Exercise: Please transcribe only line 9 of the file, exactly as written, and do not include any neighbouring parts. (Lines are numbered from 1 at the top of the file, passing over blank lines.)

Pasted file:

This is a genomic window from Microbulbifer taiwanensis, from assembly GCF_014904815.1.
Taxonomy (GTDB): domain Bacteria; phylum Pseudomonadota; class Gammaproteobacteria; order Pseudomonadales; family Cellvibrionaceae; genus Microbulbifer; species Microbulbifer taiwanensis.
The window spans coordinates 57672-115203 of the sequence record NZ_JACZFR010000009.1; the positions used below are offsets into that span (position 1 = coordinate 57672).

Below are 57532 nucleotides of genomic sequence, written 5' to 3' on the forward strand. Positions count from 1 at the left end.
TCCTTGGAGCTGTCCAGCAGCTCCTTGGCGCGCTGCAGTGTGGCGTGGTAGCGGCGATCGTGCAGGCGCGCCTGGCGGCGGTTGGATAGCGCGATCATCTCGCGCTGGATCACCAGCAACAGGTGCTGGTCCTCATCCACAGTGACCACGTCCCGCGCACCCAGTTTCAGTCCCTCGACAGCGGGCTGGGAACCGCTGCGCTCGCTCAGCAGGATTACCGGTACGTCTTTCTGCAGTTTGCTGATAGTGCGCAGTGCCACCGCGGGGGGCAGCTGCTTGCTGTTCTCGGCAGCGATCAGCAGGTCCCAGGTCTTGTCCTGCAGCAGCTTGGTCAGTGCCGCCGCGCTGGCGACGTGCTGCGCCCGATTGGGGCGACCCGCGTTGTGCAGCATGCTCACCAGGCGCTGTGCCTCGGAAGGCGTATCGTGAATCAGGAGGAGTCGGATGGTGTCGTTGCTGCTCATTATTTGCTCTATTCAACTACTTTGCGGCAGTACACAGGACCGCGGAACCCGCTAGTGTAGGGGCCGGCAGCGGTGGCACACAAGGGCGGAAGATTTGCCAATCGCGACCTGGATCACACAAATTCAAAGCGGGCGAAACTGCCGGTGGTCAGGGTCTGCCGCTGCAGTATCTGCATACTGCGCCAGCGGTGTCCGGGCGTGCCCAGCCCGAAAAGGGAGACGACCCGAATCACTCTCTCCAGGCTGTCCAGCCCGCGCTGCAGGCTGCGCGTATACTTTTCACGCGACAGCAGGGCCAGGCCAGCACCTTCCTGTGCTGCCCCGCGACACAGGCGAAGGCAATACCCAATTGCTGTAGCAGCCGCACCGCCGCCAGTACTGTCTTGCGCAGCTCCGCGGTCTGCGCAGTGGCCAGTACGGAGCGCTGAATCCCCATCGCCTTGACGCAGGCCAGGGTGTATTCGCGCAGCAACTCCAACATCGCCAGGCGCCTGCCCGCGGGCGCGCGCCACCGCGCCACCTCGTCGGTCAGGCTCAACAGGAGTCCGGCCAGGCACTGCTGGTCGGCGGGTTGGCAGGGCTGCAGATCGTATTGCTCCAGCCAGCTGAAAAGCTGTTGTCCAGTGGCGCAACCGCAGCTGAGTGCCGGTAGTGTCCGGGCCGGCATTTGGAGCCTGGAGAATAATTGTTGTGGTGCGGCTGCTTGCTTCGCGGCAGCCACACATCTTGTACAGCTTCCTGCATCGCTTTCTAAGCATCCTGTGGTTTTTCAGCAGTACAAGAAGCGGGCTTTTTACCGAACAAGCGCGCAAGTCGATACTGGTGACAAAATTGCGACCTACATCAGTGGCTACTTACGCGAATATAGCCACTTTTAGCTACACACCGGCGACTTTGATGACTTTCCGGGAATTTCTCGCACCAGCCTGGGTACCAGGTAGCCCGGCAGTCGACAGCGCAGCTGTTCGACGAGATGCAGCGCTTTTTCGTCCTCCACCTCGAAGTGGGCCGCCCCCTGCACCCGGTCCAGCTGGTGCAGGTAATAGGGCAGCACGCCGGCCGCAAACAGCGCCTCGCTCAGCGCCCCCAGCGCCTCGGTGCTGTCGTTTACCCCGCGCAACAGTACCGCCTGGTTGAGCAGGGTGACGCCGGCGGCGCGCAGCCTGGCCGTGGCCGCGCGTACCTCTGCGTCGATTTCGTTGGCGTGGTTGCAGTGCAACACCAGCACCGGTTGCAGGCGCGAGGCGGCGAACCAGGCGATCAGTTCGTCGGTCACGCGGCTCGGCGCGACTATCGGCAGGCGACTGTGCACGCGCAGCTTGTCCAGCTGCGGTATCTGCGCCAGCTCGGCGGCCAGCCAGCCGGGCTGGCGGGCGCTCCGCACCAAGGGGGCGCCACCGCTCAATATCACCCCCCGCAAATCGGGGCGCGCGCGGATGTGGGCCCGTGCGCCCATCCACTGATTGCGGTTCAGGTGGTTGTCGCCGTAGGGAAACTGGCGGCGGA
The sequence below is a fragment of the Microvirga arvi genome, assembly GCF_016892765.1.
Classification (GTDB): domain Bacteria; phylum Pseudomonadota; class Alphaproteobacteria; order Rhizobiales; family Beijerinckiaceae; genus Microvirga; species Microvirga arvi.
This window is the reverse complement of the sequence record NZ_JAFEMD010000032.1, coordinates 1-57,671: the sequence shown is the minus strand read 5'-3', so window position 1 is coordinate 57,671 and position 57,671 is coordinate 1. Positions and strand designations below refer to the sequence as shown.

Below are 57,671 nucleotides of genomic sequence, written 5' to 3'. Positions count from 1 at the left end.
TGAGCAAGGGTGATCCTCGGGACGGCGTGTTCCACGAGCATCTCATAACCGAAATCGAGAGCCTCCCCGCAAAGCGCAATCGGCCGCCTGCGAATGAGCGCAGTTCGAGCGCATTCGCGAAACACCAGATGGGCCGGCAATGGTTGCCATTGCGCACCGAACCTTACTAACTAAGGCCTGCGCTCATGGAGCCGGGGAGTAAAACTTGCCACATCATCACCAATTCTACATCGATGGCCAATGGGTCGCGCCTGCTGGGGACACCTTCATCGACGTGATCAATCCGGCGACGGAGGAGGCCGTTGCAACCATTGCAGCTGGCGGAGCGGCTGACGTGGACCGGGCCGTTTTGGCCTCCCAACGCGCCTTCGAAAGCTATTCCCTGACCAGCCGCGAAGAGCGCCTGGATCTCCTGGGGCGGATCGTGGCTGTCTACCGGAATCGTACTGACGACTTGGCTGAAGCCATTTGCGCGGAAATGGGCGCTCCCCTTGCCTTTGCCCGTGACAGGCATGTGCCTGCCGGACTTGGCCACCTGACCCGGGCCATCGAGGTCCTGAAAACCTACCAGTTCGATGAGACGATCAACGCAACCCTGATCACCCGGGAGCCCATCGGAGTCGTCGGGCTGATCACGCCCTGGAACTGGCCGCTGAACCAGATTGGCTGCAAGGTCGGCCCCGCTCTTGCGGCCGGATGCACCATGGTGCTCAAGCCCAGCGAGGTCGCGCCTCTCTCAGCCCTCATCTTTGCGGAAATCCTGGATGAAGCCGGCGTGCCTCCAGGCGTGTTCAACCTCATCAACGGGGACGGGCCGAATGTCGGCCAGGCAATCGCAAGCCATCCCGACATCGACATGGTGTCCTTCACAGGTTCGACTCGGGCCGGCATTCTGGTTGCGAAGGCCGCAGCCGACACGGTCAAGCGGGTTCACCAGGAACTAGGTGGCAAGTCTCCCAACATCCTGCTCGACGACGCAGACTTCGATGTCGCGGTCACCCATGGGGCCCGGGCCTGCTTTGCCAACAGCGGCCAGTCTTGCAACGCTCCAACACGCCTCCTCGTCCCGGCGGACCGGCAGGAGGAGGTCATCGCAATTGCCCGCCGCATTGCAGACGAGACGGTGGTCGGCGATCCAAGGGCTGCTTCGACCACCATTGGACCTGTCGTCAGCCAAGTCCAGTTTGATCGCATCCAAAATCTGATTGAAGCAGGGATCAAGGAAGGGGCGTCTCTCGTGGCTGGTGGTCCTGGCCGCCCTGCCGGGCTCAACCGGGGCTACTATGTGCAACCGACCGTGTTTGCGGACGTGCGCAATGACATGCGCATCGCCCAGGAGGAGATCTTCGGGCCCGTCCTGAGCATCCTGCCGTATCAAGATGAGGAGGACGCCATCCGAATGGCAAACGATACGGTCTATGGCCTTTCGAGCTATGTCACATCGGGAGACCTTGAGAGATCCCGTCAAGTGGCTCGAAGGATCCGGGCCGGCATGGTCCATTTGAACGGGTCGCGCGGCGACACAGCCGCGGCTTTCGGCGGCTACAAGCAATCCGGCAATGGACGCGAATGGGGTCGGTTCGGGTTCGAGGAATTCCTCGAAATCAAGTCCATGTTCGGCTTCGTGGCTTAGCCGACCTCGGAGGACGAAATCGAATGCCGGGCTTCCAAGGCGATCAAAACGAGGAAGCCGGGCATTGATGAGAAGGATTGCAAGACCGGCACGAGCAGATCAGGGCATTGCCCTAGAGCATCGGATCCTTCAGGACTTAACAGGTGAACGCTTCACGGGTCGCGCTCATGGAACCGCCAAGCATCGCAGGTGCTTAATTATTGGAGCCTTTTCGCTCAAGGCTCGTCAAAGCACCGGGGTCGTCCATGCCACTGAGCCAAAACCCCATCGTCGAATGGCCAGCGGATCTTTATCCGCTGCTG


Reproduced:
Below are 57,671 nucleotides of genomic sequence, written 5' to 3'. Positions count from 1 at the left end.